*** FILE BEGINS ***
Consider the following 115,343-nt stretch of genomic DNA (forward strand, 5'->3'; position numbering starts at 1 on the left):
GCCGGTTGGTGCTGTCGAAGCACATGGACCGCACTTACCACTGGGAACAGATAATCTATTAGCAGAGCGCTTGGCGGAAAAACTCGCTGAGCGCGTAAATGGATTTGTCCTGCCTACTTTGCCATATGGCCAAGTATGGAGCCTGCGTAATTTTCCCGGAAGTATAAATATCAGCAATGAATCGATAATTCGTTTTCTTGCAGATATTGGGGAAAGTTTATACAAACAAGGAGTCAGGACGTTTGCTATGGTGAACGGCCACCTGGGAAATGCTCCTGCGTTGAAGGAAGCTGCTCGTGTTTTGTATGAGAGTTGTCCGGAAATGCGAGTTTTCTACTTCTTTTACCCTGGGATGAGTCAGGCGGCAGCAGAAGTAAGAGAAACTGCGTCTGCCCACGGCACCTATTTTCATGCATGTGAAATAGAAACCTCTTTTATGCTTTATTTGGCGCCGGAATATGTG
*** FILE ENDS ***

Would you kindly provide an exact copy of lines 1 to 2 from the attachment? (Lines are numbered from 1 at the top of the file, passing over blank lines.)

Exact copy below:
Consider the following 115,343-nt stretch of genomic DNA (forward strand, 5'->3'; position numbering starts at 1 on the left):
GCCGGTTGGTGCTGTCGAAGCACATGGACCGCACTTACCACTGGGAACAGATAATCTATTAGCAGAGCGCTTGGCGGAAAAACTCGCTGAGCGCGTAAATGGATTTGTCCTGCCTACTTTGCCATATGGCCAAGTATGGAGCCTGCGTAATTTTCCCGGAAGTATAAATATCAGCAATGAATCGATAATTCGTTTTCTTGCAGATATTGGGGAAAGTTTATACAAACAAGGAGTCAGGACGTTTGCTATGGTGAACGGCCACCTGGGAAATGCTCCTGCGTTGAAGGAAGCTGCTCGTGTTTTGTATGAGAGTTGTCCGGAAATGCGAGTTTTCTACTTCTTTTACCCTGGGATGAGTCAGGCGGCAGCAGAAGTAAGAGAAACTGCGTCTGCCCACGGCACCTATTTTCATGCATGTGAAATAGAAACCTCTTTTATGCTTTATTTGGCGCCGGAATATGTG